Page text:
Customer service at boat shows.

Posted Leave a commentPosted in boat shows, shop talk

First of all, I need to say how much I love reading BoatingIndustry.com. Today Jonathan Sweet, one of their writers/bloggers, came out with such a great article as a reminder for any readers in this industry.

An article from April 1965 stated what was wrong with the companies at a boat show which mostly talked about the disengagement of boat dealer employees to the buyers.

Reading that reminds me of a story.

My first show ever was the Miami International Show, right? I distinctly remember talking to this one company at their booth about some product and then [we] asked about a specific product that they carry. Their marketer was sitting at the booth and had absolutely no clue about that product.

With me having zero knowledge about what went on with boat shows at that time, I knew right then and there that someone like that should not be manning the booth (or at least alone). I walked away like, “Did that really just happen?” Then I texted my then boss and thanked him for giving me the knowledge that I did have, so that I wouldn’t end up in that situation.

Yes, everyone has to hire new employees as old ones move on, but to have basic knowledge of everything their company covers is very, very important. Say the top dogs who’ve been there for a while was busy with other customers, the new employees must engage and answer questions quickly enough to grab the customers attention before they give up and move to someone else. Think bait to fish, you need to tug on the line just a bit then reel it in after you’ve gained their full attention.

Back to the article by Boating Industry– two other blog entries written were about their individual reaction to going to a boat show. Some dealership employees were ignoring customers by constantly having their nose in their phones.

I personally haven’t experienced anything like that since Miami, but I know the more that I continue to go to the shows, the more I’ll see. To me, the bottom line is: that it is disappointing to see someone at the booth who has no clue about the company/industry/product. That’s bad business. It’s also bad business to not say a simple “hello” — at least you threw the line out there.

– Karen Maeby

General customer service in the boating industry.

Posted Leave a commentPosted in general boating industry, shop talk

A few entries back I stated “tis the season for boat season.” Yes, I believe it has finally hit this area at least. One of the things that I do is study the behavior of customers when things go right/wrong, not just at my location, but anywhere I go or what I may hear out in the world.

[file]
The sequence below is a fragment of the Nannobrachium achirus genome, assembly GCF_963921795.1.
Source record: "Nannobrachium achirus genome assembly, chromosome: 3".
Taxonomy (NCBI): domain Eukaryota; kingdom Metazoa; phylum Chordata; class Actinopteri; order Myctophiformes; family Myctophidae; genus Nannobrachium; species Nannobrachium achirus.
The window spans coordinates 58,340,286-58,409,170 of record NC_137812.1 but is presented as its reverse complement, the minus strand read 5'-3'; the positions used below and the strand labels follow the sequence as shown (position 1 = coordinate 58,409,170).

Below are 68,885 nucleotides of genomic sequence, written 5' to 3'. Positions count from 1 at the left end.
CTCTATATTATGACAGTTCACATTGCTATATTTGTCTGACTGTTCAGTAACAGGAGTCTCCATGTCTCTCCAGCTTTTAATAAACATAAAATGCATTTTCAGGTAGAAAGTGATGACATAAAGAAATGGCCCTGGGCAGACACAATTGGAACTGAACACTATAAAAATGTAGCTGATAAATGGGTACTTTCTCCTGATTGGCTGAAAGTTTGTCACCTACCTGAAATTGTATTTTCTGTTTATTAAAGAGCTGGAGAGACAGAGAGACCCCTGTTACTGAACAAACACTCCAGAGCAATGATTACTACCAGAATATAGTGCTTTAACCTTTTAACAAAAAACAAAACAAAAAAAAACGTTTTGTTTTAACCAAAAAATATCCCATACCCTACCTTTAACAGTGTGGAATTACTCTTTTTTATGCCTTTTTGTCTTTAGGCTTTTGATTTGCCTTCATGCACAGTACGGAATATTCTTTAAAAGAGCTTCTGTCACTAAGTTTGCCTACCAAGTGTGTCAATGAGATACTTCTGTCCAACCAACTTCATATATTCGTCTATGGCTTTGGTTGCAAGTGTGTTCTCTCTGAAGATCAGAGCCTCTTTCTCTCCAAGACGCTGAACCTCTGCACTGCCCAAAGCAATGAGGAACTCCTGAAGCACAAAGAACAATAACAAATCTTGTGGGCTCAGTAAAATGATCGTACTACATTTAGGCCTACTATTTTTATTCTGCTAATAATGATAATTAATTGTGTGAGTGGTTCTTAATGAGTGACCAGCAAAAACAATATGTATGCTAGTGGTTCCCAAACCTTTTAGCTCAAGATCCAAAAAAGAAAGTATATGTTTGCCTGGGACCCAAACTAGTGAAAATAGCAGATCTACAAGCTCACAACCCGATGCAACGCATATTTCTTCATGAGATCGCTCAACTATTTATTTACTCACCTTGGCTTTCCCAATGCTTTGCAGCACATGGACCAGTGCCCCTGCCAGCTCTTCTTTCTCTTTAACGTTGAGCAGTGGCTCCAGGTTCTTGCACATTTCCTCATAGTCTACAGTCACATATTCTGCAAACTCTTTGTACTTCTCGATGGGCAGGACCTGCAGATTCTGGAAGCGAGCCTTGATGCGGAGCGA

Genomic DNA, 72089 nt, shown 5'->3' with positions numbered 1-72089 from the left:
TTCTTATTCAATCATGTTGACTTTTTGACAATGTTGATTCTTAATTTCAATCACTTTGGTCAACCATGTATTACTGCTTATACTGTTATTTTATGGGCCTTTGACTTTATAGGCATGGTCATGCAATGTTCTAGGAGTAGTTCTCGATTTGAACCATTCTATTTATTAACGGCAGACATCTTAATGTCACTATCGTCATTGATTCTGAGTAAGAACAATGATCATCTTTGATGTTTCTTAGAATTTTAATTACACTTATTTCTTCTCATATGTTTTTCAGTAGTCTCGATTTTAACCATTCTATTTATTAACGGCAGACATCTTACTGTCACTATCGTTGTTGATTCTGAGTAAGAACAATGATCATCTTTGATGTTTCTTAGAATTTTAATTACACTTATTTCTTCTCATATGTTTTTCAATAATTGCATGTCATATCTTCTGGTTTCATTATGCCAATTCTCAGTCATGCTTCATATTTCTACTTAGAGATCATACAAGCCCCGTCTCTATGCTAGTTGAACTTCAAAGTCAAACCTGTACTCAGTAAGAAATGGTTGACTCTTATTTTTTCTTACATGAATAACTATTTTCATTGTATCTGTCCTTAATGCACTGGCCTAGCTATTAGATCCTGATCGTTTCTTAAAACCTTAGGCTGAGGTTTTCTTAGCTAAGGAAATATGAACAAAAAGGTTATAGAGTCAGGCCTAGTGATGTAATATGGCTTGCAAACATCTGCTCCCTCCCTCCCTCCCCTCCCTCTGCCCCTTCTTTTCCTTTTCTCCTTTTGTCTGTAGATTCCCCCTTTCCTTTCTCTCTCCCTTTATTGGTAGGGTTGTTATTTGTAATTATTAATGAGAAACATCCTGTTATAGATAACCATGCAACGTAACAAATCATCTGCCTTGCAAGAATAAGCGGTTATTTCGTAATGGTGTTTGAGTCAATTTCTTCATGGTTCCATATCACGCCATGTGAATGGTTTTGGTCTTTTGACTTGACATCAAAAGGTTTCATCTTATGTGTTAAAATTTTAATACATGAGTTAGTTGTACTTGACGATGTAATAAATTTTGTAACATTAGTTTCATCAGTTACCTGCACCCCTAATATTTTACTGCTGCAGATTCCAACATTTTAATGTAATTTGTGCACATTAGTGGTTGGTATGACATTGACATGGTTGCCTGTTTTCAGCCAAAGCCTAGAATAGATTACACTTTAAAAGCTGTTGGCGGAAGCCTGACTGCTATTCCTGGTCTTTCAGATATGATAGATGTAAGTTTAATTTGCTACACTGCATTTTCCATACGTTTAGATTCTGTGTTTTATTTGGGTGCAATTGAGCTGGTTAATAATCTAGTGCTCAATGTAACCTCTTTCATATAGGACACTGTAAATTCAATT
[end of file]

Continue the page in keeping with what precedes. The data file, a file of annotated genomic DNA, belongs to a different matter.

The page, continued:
I have also read BoatingIndustry.com’s article about the behaviors of salespeople and what makes them not gain the sales.

In general, here are some key pointers I would like to stress for all departments.

– DO NOT rush the customer to get your sale. Listen, listen, listen for what they want.

– If you treat the customer with respect through the sale, then the service goes smoothly–they are yours for life. The last thing you want is trouble from the beginning because they will quickly regret their decision.

– Get to know your customer throughout this whole process. The more personal you get, the better off you will end up.

– If you have several departments, make sure the communication is A-A. The busier it gets, the crazier it will get– so everyone needs to be on the same page to seize any bad that might happen.

– Now is not the time to have any “trouble makers” on board. Now is not the time to hire new people who don’t have the knowledge to just jump right in and work.

– If the customer’s parts are on backorder or for whatever reason you don’t have them, call the customer and let them know. They will be more mad at you for not telling them than if you did call and tell them. At least at that point, it’s out of your hands.

– Keep the communication line open with your customer. If you do not call them back, they will keep calling and will not be happy about it. Always, always, always update them.

– If you make a promise, you deliver. You were the one that told them it was going to be there / done / what have you, now you must make that happen.

– Get all of your documents signed that you are supposed to. This covers the customer, as well as you.

I know that sometimes some of these things are nearly impossible or can get out of control when it’s busy, but it is always best to keep calm and keep pushing on. Just do the right thing and it should fall back in place once the stress is over.

– Karen Maeby

The boat show that began it all.

Posted Leave a commentPosted in boat shows, international boat shows

My first boat show was the Miami International Boat Show in 2013. There was something special about it–walking around for miles and miles seeing all kinds of products. I ended up bringing home several bags of boat literature. There was nothing like it.

Since I had never been to Miami, of course, I also brought my camera and got to catch more than just the boats and surrounding area.

While there, I had a feeling, some sort of an epiphany. I left Miami with this need to do anything and everything with boats. Forever–and ever–for the rest of my life.

From then on, I attended all of the smaller shows that I could, and even the Fort Lauderdale show later on. Looking back, it was kind of a mistake going to a big show first THEN the smaller shows. But, nevertheless, a show is a show and I still have the same happy feeling.

– Karen Maeby